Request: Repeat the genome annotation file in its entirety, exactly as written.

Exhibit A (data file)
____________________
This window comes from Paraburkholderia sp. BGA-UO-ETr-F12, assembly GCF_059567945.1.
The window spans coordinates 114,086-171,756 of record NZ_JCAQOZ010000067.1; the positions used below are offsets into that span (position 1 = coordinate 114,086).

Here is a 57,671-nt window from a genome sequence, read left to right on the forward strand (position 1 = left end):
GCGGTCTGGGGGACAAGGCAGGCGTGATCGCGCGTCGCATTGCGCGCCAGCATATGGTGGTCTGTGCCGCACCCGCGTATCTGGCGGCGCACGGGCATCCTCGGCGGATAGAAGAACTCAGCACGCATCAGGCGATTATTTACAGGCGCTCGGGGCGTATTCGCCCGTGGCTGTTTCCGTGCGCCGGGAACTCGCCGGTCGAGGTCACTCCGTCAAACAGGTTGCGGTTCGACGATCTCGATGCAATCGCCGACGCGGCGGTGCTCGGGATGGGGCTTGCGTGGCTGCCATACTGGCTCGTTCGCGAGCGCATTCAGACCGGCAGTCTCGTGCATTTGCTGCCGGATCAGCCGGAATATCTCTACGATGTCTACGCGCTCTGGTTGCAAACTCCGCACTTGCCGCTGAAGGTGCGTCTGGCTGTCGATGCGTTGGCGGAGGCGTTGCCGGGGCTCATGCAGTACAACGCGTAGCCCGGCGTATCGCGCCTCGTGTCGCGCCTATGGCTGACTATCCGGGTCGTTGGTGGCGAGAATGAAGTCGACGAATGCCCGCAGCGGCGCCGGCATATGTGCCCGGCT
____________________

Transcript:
This window comes from Paraburkholderia sp. BGA-UO-ETr-F12, assembly GCF_059567945.1.
The window spans coordinates 114,086-171,756 of record NZ_JCAQOZ010000067.1; the positions used below are offsets into that span (position 1 = coordinate 114,086).

Here is a 57,671-nt window from a genome sequence, read left to right on the forward strand (position 1 = left end):
GCGGTCTGGGGGACAAGGCAGGCGTGATCGCGCGTCGCATTGCGCGCCAGCATATGGTGGTCTGTGCCGCACCCGCGTATCTGGCGGCGCACGGGCATCCTCGGCGGATAGAAGAACTCAGCACGCATCAGGCGATTATTTACAGGCGCTCGGGGCGTATTCGCCCGTGGCTGTTTCCGTGCGCCGGGAACTCGCCGGTCGAGGTCACTCCGTCAAACAGGTTGCGGTTCGACGATCTCGATGCAATCGCCGACGCGGCGGTGCTCGGGATGGGGCTTGCGTGGCTGCCATACTGGCTCGTTCGCGAGCGCATTCAGACCGGCAGTCTCGTGCATTTGCTGCCGGATCAGCCGGAATATCTCTACGATGTCTACGCGCTCTGGTTGCAAACTCCGCACTTGCCGCTGAAGGTGCGTCTGGCTGTCGATGCGTTGGCGGAGGCGTTGCCGGGGCTCATGCAGTACAACGCGTAGCCCGGCGTATCGCGCCTCGTGTCGCGCCTATGGCTGACTATCCGGGTCGTTGGTGGCGAGAATGAAGTCGACGAATGCCCGCAGCGGCGCCGGCATATGTGCCCGGCT